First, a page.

Iconic Street Food: Churro with Hot Chocolate
It’s okay if you associate churros with something fast and easy to get as you leave Costco. The Spanish street food found in “Chocolaterías” across the country (but especially in Madrid) is comfort food that’ll feel like home while you’re away. The fried spears of yeasty dough are covered in cinnamon and sugar. Then as a final coup de grâce, you’re given a deeply bitter and slightly sweet cup of viscous-y hot chocolate to dip them in and … we’re going to need a minute to collect ourselves.
India is a massive country with varied and deeply rooted food cultures spread over a billion-plus people. You can bet your ass that what’s being cooked on the streets and in the kitchens of Mumbai and Delhi and Amritsar deserves to be recognized as some of the best food in the world.
Really though, the food cultures in India are crazy varied. The heavy meat stews in the Islamic north are wholly different than the veggie Tamal plates you find in the Hindu southeast. And that’s before you even start digging into the different major cities and their phenomenal street food scenes.
You won’t have a bad meal in India, is what we’re saying.
Iconic Street Food: Pav Bhaji
Mumbai is one of the best cities for street food in the world. The dish you have to try: Pav Bhaji. The dish is everywhere and it’s goddamn delicious. Two sweet rolls are buttered and grilled on a flattop grill while a slightly spicy veg stew is mashed and warmed up. That’s all served together with a little lime, onion, and pickle. It’s divine, filling, and costs less than a dollar.
Somewhere deep inside you always know it’s going to come down to Italy and France. It’s a classic battle of the ages.
The influences of the old French masters on western cuisine is indelible. France is a country that cares deeply about food and it shows in every meal, every ingredient, and every style. French food is about eating the best food for pleasure and truly enjoying the bounty — sustenance is just an ancillary benefit.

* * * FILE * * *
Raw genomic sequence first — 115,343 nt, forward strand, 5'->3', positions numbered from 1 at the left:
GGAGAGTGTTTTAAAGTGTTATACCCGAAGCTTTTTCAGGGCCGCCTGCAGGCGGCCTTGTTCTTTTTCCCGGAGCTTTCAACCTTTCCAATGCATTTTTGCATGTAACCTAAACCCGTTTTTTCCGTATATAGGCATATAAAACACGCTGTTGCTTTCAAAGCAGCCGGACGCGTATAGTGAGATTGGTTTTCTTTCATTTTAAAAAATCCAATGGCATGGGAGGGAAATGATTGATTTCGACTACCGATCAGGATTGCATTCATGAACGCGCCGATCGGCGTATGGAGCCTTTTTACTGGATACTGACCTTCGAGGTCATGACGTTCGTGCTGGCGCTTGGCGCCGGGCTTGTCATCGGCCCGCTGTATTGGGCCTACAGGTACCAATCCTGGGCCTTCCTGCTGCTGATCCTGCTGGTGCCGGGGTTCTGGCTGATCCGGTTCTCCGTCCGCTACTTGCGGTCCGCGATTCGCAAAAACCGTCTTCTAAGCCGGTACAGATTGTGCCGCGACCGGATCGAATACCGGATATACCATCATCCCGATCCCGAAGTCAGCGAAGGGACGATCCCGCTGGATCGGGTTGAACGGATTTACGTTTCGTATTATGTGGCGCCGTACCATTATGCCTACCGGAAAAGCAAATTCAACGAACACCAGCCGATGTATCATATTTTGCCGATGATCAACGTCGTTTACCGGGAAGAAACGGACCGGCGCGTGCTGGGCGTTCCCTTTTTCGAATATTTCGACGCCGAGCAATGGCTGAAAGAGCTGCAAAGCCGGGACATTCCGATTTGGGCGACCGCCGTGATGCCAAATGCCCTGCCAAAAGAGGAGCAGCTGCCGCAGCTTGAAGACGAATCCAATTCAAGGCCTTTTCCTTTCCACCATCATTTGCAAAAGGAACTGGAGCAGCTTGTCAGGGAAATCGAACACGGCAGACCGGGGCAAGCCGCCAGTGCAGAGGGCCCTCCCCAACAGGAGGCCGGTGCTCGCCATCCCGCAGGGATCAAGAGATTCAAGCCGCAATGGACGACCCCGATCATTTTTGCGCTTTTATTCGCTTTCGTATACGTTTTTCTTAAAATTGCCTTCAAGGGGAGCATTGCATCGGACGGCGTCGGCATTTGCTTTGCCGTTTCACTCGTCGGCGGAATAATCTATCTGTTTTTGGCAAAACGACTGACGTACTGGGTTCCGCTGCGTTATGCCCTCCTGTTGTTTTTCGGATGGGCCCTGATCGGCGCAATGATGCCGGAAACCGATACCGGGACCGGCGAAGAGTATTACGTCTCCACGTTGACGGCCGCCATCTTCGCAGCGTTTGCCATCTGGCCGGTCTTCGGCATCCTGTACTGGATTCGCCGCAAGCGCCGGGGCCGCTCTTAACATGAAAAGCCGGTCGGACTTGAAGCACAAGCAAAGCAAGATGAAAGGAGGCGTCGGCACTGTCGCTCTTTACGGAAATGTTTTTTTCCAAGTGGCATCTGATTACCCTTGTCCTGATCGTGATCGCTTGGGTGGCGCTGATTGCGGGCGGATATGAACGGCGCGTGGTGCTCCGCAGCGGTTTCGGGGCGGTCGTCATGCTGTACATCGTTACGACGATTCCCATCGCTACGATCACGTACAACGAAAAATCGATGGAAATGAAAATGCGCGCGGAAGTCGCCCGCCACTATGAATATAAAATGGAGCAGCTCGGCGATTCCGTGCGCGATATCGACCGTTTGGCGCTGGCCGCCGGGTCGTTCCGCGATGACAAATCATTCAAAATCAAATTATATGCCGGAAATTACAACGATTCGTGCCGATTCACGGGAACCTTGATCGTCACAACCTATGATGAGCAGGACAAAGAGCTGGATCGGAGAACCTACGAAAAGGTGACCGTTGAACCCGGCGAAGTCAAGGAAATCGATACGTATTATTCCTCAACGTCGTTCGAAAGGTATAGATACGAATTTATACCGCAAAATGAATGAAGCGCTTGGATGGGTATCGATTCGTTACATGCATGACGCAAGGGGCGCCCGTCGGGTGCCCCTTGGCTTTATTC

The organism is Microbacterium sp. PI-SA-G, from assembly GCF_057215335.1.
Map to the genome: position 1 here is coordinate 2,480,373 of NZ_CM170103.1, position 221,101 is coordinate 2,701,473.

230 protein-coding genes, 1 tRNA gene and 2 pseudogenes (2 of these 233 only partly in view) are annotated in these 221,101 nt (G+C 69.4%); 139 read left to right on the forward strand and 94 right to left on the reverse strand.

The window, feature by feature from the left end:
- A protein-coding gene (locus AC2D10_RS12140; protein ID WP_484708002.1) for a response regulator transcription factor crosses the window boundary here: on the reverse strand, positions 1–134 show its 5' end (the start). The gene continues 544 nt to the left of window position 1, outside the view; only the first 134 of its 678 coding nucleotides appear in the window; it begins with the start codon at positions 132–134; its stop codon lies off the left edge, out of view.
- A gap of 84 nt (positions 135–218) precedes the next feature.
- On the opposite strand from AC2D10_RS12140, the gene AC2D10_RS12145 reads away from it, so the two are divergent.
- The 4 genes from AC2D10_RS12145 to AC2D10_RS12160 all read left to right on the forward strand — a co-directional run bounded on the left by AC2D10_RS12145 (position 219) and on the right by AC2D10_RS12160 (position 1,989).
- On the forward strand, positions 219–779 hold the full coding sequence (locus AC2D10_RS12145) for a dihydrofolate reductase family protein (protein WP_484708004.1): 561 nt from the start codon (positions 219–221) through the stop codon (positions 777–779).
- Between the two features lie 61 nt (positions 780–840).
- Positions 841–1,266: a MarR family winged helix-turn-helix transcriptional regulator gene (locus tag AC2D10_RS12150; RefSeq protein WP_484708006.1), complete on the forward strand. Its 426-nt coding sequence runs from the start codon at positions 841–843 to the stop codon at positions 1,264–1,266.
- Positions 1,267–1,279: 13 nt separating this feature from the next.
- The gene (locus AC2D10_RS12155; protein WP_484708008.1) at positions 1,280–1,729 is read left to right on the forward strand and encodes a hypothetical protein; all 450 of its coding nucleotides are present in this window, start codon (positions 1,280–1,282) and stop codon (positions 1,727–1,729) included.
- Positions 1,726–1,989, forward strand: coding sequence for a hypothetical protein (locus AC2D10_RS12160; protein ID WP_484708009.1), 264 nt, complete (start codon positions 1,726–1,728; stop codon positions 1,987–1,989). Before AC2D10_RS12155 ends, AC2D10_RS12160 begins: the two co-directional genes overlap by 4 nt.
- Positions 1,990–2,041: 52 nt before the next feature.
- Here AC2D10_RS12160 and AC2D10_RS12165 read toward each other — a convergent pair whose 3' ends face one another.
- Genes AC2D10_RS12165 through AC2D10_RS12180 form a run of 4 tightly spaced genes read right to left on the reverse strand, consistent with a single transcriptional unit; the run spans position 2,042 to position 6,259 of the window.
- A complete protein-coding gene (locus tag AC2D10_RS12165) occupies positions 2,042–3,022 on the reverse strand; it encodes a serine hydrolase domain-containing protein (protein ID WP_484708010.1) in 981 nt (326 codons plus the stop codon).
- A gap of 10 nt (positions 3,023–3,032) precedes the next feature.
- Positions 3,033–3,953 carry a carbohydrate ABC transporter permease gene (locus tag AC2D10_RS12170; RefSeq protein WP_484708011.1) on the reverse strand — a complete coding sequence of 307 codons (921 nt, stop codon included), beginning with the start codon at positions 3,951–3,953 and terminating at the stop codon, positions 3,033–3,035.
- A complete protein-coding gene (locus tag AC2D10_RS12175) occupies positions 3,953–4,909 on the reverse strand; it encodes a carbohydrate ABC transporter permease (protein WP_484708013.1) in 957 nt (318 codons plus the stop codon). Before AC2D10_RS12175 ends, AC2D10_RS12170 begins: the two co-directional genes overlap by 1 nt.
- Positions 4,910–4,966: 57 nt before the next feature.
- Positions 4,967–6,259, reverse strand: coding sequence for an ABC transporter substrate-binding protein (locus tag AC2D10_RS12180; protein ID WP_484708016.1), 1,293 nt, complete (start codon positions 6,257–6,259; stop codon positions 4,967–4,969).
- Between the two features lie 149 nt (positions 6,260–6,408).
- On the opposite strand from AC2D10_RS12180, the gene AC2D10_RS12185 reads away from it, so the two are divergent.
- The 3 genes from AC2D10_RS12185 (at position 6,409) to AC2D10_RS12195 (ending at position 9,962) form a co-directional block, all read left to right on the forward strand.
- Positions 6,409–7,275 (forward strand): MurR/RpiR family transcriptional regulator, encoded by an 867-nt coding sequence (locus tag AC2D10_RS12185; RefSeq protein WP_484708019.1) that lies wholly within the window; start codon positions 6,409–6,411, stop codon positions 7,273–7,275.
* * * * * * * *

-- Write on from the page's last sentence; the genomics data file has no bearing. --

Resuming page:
Iconic Street Food: Baguette
This feels like such a cliche. But, you know what, we’re not apologizing for enjoying bread this damn good. Simply walk about any city, town, or village in France and you’ll 100 percent see local folks wandering around clutching fresh baguettes with a bite or two taken out of them. Wandering into a bustling boulangerie in the mid-morning or early-afternoon hours for a baguette is an experience that’ll redefine the way you think about bread. And we haven’t even gotten the best part: A baguette in France is less than a Euro, so about a dollar.
In the end, Italy feels like the right food culture to sit at number one. They care as much about food as France, they’re as varied as India, and their food is as exciting as Spain’s. It’s the best of all worlds where you can eat a two hour, multi-course lunch with a bottle of wine and nice grappa at the end, then stroll to a gelateria for ice cream afterward and never feel bad about a single decision you made.
Who wants to argue that?
Iconic Street Food: Pizza
Yes, pizza and Italy and almost synonymous. Yet, if you’re expecting a plain NY Slice, you’re going to be a little disappointed and, dare we say, challenged. Pizza in Italy can be anything and varies greatly region to region. Pizza al taglio in Rome are huge squares of pie with everything but the kitchen sink on them and are sold by the kilogram. Pizza in Naples are the classic Neapolitan style that informed the heritage of the New York and Connecticut pies. Sicilian pizza is often thick-crusted and sold from bakeries, not pizzerias. Then again, they 100 percent put hot dogs and fries on pizza in Sicily too. So even on that island, pizza is not a monolith. We’re only scratching the surface here.
The point is, eat pizza when you go to Italy and expand your pizza horizons in each corner of the country.